I. The Lost Jewel
Texts by Emily Dickinson (1830-1886). Setting by Meagan Johnson.
A cappella Four-part women’s chorus.
Premiered December 2, 2006 and May 19, 2012 by Amasong.
These two pieces were written for my first concert with Amasong in 2006 and my last in 2012. The Lost Jewel (2012) recounts an individual experience of loss, the central section of the song a dream-like rumination on the metaphor of the jewel, harmonies shifting as the facets of an uncut, raw amethyst might shimmer in the sunlight. This setting of Evening (2006) springs from the text’s warm evocation of the sounds and changing light of evening, of the arrival night as familiar as a neighbor, vast, wise, and peaceful.
Emily Dickinson (1830–1886) lived much of her life in self-imposed seclusion in the family Homestead in Amherst, Massachusetts, yet her poems are intense explorations of the internal and external world. Dickinson wrote with an innovative style, employing unconventional broken rhyming meter, dashes and unorthodox capitalization, and creative use of metaphor. Very few poems were published during her lifetime. After Dickinson’s death, her sister enlisted the aid of family friends to compile, edit, and publish the poems. The changes were often aggressive, standardizing capitalization, removing dashes, and even replacing words to fit the the rhyme and meter structure into the conventions of the time. During the twentieth century, editors (including Thomas H. Johnson and R. W. Franklin) returned to the remaining manuscripts to correct the damage. Texts are printed here in their early publication format.While capitalization and punctuation were “standardized,” neither of the texts in this set contain editorial changes from the original manuscript that would be heard when sung.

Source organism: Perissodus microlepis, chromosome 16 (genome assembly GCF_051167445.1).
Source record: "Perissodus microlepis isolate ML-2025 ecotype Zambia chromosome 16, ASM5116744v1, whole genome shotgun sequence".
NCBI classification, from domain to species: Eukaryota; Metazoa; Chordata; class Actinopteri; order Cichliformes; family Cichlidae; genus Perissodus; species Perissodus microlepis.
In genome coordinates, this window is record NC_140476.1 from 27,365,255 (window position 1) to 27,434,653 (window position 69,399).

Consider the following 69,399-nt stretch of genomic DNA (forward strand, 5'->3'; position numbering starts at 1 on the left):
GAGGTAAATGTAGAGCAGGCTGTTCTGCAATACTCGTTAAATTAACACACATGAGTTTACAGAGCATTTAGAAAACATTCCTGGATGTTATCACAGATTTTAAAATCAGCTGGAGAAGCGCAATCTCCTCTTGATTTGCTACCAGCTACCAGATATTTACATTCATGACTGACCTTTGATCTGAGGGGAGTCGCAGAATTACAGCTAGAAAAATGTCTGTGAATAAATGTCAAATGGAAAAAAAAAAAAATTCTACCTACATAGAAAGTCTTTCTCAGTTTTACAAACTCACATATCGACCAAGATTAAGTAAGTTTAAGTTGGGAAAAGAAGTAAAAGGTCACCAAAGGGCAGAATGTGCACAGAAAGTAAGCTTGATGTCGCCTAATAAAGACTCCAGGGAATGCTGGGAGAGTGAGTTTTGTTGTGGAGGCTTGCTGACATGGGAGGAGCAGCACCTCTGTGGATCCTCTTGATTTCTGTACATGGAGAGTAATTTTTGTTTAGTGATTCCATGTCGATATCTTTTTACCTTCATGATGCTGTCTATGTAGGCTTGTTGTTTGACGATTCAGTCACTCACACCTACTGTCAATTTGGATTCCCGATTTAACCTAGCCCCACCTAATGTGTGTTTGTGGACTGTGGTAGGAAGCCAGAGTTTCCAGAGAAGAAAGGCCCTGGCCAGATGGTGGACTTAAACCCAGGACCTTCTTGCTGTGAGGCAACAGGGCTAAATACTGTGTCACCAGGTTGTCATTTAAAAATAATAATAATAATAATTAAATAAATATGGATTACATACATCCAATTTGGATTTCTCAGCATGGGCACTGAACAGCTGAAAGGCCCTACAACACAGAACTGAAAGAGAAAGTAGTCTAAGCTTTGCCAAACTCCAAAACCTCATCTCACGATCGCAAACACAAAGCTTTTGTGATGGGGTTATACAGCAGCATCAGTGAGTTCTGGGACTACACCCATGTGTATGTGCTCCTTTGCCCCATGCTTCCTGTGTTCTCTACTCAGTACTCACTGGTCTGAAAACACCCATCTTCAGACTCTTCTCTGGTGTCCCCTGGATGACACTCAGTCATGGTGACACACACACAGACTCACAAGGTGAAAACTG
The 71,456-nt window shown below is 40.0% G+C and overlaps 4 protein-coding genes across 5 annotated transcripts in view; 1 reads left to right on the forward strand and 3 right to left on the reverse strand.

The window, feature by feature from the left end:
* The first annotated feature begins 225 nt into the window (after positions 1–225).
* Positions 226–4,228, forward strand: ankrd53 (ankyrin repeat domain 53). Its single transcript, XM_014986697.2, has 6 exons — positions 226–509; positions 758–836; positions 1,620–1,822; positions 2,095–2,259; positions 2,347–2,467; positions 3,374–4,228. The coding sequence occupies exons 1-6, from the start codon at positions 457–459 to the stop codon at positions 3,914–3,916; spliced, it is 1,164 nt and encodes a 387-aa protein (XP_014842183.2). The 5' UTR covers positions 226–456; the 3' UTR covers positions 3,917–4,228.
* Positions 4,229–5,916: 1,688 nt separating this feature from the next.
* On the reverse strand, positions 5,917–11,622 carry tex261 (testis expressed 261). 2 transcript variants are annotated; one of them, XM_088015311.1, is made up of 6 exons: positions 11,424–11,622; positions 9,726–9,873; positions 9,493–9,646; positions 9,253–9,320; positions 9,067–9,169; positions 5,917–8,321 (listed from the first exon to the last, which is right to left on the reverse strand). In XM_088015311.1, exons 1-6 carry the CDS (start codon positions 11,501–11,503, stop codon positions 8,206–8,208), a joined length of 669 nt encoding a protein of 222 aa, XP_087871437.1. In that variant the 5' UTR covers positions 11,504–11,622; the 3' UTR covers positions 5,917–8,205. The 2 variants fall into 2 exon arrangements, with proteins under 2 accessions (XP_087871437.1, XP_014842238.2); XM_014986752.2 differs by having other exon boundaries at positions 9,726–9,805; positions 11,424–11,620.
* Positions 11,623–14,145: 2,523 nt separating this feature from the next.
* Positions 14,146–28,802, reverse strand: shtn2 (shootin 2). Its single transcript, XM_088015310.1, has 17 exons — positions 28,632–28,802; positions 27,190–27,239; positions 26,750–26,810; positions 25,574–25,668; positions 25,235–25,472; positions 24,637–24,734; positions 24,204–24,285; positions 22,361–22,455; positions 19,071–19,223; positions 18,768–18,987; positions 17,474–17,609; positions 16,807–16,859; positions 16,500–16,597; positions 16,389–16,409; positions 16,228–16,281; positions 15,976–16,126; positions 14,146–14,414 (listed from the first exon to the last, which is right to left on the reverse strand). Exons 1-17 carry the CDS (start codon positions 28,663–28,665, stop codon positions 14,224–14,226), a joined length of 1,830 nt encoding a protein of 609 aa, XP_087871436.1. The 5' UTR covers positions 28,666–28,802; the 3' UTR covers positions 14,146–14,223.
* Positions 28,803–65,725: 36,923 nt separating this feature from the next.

The Lost Jewel
I held a jewel in my fingers
And went to sleep.
The day was warm, and winds were prosy;
I said: “‘T will keep.”
I woke and chid my honest fingers, —
The gem was gone;
And now an amethyst remembrance
Is all I own.
The cricket sang,
And set the sun,
And workmen finished, one by one,
Their seam the day upon.
The low grass loaded with the dew,
The twilight stood as strangers do
With hat in hand, polite and new,
To stay as if, or go.
A vastness, as a neighbor, came, —
A wisdom without face or name,
A peace, as hemispheres at home, —
And so the night became.
These Emily Dickinson poems as reproduced here are in the public domain. Source: “Selected Poems” ISBN: 0486264661, Dover Publications, Inc.